Required for 3rd Level?

TCD accepts geography as a science subject for entry into both the science and pharmacy faculty.

This subject is not an essential requirement for any courses in the CAO system.

Interviews

What subjects did you take in school and how have these influenced your career path?

Tomas Flanagan, Occupational Therapist

In school we had to choose our Leaving Cert subjects just before the Junior Cert. At this stage I had no idea what I wanted to do as a profession but I knew I wanted to go to College.

In order to keep my options open I chose a mix of subjects to include one language, one science subject and one business subject. In addition to the obligatory English, Irish & Maths I therefore studied French, Biology, Geography & Accounting. I chose these particular subjects as I had an interest in them at Junior Cert level.

I suppose Biology was the most relevant of my subjects when I started college as there was some overlap with Anatomy and Physiology. We also studied research and statistics in college which were Maths related.

... View Full Interview

Keith Lynch, Private (Line)
P.E. was always one of my favourite subjects in school and is probably the most obvious subject I have taken into my career. However I use Geography on a daily basis in map reading and orienteering. In my degree the subjects of Communications and Human Resources help me to work well in group duties and training excersises.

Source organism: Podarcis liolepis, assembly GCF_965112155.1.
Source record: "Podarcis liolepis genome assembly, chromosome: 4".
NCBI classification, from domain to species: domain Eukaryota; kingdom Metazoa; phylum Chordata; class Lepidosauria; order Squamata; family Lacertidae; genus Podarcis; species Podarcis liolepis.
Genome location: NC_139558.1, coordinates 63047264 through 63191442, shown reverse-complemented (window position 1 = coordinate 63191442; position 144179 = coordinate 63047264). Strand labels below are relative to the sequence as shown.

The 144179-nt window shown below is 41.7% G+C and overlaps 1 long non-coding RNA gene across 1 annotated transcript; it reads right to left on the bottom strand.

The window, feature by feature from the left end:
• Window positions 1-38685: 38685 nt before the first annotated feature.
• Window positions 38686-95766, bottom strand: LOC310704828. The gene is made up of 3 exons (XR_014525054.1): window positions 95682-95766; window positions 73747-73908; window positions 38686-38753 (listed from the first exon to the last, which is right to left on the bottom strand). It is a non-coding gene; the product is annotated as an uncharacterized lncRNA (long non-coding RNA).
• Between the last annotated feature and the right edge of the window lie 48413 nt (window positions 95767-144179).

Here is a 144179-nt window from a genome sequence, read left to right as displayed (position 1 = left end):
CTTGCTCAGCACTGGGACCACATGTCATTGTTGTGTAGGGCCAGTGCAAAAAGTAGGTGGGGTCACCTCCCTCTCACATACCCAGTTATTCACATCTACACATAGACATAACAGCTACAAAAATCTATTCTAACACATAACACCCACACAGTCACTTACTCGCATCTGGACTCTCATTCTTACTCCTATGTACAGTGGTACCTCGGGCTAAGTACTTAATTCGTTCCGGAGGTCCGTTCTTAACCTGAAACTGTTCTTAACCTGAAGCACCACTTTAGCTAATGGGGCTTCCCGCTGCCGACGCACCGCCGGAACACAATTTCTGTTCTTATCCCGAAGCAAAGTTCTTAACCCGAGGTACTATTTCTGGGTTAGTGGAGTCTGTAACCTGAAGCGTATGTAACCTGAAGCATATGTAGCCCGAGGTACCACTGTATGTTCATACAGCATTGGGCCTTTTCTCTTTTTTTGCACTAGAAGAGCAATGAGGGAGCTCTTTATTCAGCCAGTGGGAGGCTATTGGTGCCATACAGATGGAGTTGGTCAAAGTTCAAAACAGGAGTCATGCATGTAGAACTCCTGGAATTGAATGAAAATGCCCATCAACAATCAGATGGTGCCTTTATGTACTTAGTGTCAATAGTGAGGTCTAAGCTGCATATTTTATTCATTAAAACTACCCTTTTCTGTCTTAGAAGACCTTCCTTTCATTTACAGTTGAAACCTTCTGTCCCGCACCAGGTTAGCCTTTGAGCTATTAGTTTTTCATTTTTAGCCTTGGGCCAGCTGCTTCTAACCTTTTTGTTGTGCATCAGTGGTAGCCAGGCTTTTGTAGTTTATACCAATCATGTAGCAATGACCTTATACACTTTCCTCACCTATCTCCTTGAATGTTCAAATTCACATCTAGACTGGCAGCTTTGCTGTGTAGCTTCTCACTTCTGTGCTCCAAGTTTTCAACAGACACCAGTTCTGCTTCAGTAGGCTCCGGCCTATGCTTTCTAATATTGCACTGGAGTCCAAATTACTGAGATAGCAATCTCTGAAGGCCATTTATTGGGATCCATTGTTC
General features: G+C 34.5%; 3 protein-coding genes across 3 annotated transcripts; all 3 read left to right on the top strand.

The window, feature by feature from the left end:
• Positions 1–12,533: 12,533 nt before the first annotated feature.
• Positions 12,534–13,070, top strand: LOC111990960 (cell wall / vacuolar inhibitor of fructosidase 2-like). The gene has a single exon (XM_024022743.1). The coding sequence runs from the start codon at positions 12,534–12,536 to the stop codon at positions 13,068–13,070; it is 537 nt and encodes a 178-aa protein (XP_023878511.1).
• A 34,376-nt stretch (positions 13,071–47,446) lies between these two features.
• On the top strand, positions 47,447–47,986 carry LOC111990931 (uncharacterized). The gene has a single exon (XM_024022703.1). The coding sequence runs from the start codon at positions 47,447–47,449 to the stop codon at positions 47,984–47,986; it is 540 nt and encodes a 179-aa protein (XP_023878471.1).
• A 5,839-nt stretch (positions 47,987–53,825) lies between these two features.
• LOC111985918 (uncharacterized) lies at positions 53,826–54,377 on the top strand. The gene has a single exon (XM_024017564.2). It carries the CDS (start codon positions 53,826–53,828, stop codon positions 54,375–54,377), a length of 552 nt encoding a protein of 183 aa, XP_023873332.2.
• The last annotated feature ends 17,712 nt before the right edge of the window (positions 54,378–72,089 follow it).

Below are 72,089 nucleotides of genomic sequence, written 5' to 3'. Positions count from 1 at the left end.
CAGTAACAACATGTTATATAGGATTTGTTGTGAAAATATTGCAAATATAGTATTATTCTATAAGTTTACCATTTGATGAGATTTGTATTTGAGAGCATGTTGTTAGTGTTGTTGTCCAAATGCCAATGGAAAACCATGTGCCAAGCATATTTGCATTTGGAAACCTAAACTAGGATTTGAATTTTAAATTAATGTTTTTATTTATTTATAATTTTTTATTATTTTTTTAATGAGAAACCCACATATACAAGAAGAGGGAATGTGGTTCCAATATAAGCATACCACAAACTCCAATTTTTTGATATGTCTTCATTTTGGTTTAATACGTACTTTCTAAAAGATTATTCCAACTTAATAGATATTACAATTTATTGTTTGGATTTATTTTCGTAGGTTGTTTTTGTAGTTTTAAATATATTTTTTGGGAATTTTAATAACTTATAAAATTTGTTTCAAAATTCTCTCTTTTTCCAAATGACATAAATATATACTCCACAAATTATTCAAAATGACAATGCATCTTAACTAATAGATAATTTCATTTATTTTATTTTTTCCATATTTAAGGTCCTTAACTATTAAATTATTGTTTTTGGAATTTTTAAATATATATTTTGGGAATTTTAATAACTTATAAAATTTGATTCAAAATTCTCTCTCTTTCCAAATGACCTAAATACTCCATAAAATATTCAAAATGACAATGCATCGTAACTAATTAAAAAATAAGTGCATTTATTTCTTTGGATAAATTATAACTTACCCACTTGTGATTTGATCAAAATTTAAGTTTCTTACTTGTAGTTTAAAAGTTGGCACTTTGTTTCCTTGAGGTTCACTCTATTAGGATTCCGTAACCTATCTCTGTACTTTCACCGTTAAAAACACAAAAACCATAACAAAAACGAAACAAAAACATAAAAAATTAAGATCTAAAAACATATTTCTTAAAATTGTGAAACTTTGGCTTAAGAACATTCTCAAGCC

... View Full Interview

Lynsey Gargan, Manufacturing Engineer
In school I was limited by the amount of subjects offered. I went to an all girl's convent school and they had pretty much the stereotypical girl's school subjects then.

For my optional subjects I did Geography, H&E Social and Scientific and Biology. I had all the regular subjects too. English, Irish, Maths and French. I think it's fairly obvious from the above list that my subjects didn't have much of a influence over my third level education choices.

If subjects like physics, engineering etc., had been on offer, I think I would have taken them instead but they were not available to me. I don't believe choices made in school about subjects always have to dictate what you do in college. In my case it just meant I had to work a little harder in the first year of college to catch up.

My school subjects never stopped me. If you know what you like and what you want do, you will always find a way. To be honest it's the knowing what you like that's harder, there are lots of paths to achieve what you want in education today.

... View Full Interview